I was a 15 year old in Finchley, Mrs. Thatcher's constituency, when it became obvious that Denis Healey's mix of monetary policy and Income's policy was going to fail. Nixon had tried a Wage freeze but failed. Healey and Callaghan, both Monetarists, understood that Incomes Policy couldn't work but still thought it might impact on Expectations and give the Economy a soft landing. But, there wasn't a single Trade Union leader- let alone City analyst- who was in any doubt that this simply could not be the case. Labor would have been better off appointing a Witch Doctor to perform Voodoo rituals if they wanted their policy to be credible. As a matter of fact, there were a couple of Witch Doctors- sorry I mean Economists- who thought a tax based Income Policy could work even though there was already plenty of evidence of 'wage drift'- i.e. actual Income differing from taxable Income- and the upshot of a Tax based Incomes Policy would have been to create a parallel black economy with permanently debilitating effects on the tax base.
This fact should be borne in mind when discussing Thatcher's ascent. Essentially, Labor didn't have a policy (or had a saner version of Tory Monetarism which they could not admit to) so the Tories had it all their own way.
The Tories saw their chance to capture the upper working class- Essex man who worked for Ford- leaving Labour with the low paid dregs which meant that a militant fringe got disproportionate play time. However, what did for the British working class was the precipitate Tory abolishing of Exchange Controls, for which they exculpated themselves by saying they didn't know about 'overshooting' and like how North Sea Oil would inflate the real exchange rate and cause massive de-industrialization, coz urm Hayek never mentioned it and didn't Friedman once say something about this and...oh, anyway Markets are efficient don't you know. Thatcher's Govt. did a complete U turn on Monetary policy but what really helped was the ridiculously low real exchange rate which obtained by 1985- itself a result of Reaganite profligacy.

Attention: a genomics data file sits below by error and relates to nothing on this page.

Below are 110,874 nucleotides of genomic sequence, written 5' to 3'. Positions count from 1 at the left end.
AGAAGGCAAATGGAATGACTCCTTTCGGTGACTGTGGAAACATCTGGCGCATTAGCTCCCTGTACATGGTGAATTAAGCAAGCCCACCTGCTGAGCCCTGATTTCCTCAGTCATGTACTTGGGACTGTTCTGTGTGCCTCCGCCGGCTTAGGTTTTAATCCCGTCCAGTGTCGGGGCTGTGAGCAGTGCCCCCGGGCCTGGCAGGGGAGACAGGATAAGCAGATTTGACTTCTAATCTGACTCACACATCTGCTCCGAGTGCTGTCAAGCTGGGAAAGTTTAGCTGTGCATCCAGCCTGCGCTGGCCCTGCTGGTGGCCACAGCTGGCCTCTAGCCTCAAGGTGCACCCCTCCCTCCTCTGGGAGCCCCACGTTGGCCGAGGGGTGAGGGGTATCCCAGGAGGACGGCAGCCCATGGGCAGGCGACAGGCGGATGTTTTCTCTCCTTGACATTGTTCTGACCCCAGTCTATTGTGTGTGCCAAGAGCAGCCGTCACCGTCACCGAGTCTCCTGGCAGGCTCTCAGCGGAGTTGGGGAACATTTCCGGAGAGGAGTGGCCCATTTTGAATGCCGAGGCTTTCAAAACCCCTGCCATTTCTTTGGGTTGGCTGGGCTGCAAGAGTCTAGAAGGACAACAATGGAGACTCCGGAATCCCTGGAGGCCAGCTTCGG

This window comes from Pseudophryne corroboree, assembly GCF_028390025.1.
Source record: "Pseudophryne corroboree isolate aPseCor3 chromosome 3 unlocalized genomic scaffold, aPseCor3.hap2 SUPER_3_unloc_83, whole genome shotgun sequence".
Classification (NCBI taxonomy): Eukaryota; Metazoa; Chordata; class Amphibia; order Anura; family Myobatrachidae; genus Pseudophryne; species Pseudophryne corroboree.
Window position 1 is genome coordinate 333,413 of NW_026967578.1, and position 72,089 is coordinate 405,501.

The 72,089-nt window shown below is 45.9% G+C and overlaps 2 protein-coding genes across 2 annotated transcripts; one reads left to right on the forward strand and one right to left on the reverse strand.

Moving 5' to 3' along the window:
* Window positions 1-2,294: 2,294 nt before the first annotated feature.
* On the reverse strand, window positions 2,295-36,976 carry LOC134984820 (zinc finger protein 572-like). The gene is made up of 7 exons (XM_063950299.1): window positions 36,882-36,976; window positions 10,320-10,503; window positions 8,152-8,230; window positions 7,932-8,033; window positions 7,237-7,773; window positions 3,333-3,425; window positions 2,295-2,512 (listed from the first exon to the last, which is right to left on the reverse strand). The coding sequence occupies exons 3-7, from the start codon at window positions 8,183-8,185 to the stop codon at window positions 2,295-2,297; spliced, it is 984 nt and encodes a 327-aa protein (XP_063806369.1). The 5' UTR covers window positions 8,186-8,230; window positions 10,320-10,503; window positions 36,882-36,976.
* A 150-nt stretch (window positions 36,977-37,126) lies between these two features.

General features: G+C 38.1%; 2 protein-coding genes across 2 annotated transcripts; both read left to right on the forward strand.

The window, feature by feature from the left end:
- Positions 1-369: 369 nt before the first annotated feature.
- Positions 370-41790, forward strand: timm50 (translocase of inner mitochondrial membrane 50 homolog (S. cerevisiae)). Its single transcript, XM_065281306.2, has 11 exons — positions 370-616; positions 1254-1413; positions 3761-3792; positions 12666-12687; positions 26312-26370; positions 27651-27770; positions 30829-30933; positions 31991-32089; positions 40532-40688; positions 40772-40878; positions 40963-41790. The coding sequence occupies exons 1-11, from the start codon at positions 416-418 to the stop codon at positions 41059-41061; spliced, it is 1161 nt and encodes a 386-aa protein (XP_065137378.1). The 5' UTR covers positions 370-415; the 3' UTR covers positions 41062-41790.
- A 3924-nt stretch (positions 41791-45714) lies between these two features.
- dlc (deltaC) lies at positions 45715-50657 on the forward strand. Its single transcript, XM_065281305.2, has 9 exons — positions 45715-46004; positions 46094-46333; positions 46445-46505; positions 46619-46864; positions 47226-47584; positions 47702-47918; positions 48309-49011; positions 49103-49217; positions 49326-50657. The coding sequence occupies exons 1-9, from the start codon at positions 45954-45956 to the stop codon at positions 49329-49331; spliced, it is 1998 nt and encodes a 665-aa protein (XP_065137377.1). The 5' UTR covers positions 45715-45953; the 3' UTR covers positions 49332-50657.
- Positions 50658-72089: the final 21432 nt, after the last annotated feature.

Friedman had spoken of the signal extraction problem re. Inflation but what destroyed British manufacturing was crazy Ecxhange rate based uncertainty. This is because manufacturing is more tradable and price elastic than services. Thatcher herself was insulated from all this- indeed, probably quite ignorant. Whatever her convictions, they were irrelevant to the manner in which history happened by default.
I suppose Thatcher will be remembered for defeating Scargil and Gen. Galtieri. But, Lawson tells us, Thatcher was initially wet on Coal- but this meant that Scargill got uppity and went too far thus making a terrible conflict inevitable- whereas, w.r.t the Falklands, it is not clear that Thatcher's diplomats had been sending Galtieri unambiguous signals in the first place.
Other policies which were genuinely dear to her heart- the Poll tax, staying out of the E.R.M- led to her downfall. Still, it was she who promoted John Major who somehow endeared himself to the voter and gave the Tories another innings- albeit by way of follow on.
What then is Thatcher's great legacy? Surely, it must be Privatization. McMillan might moan that it was selling the family silver, but Thatcher showed it was sound house-wifely sense. The pity of it is that many working class people who bought their Council House, took windfall payments from their Mutual Societies, invested in specious Financial products, ended up mis-allocating resources and will face a poorer retirement. Educationally, as well, Thatcher's years disadvantaged Engineering and Science based Professions while enriching Lawyers and Accountants and Estate Agents. In the long run, this might represent the true 'opportunity cost' of her period at Downing 10.